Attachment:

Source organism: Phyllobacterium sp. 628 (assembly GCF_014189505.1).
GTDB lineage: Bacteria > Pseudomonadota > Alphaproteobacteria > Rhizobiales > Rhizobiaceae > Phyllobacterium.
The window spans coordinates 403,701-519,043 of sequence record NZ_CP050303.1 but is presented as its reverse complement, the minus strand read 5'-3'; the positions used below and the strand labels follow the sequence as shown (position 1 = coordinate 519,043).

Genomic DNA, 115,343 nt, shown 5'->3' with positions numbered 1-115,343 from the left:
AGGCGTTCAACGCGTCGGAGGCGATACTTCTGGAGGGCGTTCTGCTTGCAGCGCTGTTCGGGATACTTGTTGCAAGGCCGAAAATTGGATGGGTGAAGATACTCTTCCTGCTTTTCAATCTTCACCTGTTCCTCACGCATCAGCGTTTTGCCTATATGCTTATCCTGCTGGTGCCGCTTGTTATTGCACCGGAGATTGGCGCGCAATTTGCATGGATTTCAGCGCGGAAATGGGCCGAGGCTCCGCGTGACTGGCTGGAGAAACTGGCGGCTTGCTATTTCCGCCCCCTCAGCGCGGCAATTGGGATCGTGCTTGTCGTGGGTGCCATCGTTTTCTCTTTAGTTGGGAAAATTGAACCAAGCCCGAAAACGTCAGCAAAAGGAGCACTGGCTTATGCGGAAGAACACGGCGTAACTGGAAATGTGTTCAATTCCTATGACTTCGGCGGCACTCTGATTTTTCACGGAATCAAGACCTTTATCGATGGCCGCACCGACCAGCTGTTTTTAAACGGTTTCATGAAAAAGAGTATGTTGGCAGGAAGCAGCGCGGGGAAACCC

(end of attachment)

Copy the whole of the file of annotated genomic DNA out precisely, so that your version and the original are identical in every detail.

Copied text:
Source organism: Phyllobacterium sp. 628 (assembly GCF_014189505.1).
GTDB lineage: Bacteria > Pseudomonadota > Alphaproteobacteria > Rhizobiales > Rhizobiaceae > Phyllobacterium.
The window spans coordinates 403,701-519,043 of sequence record NZ_CP050303.1 but is presented as its reverse complement, the minus strand read 5'-3'; the positions used below and the strand labels follow the sequence as shown (position 1 = coordinate 519,043).

Genomic DNA, 115,343 nt, shown 5'->3' with positions numbered 1-115,343 from the left:
AGGCGTTCAACGCGTCGGAGGCGATACTTCTGGAGGGCGTTCTGCTTGCAGCGCTGTTCGGGATACTTGTTGCAAGGCCGAAAATTGGATGGGTGAAGATACTCTTCCTGCTTTTCAATCTTCACCTGTTCCTCACGCATCAGCGTTTTGCCTATATGCTTATCCTGCTGGTGCCGCTTGTTATTGCACCGGAGATTGGCGCGCAATTTGCATGGATTTCAGCGCGGAAATGGGCCGAGGCTCCGCGTGACTGGCTGGAGAAACTGGCGGCTTGCTATTTCCGCCCCCTCAGCGCGGCAATTGGGATCGTGCTTGTCGTGGGTGCCATCGTTTTCTCTTTAGTTGGGAAAATTGAACCAAGCCCGAAAACGTCAGCAAAAGGAGCACTGGCTTATGCGGAAGAACACGGCGTAACTGGAAATGTGTTCAATTCCTATGACTTCGGCGGCACTCTGATTTTTCACGGAATCAAGACCTTTATCGATGGCCGCACCGACCAGCTGTTTTTAAACGGTTTCATGAAAAAGAGTATGTTGGCAGGAAGCAGCGCGGGGAAACCC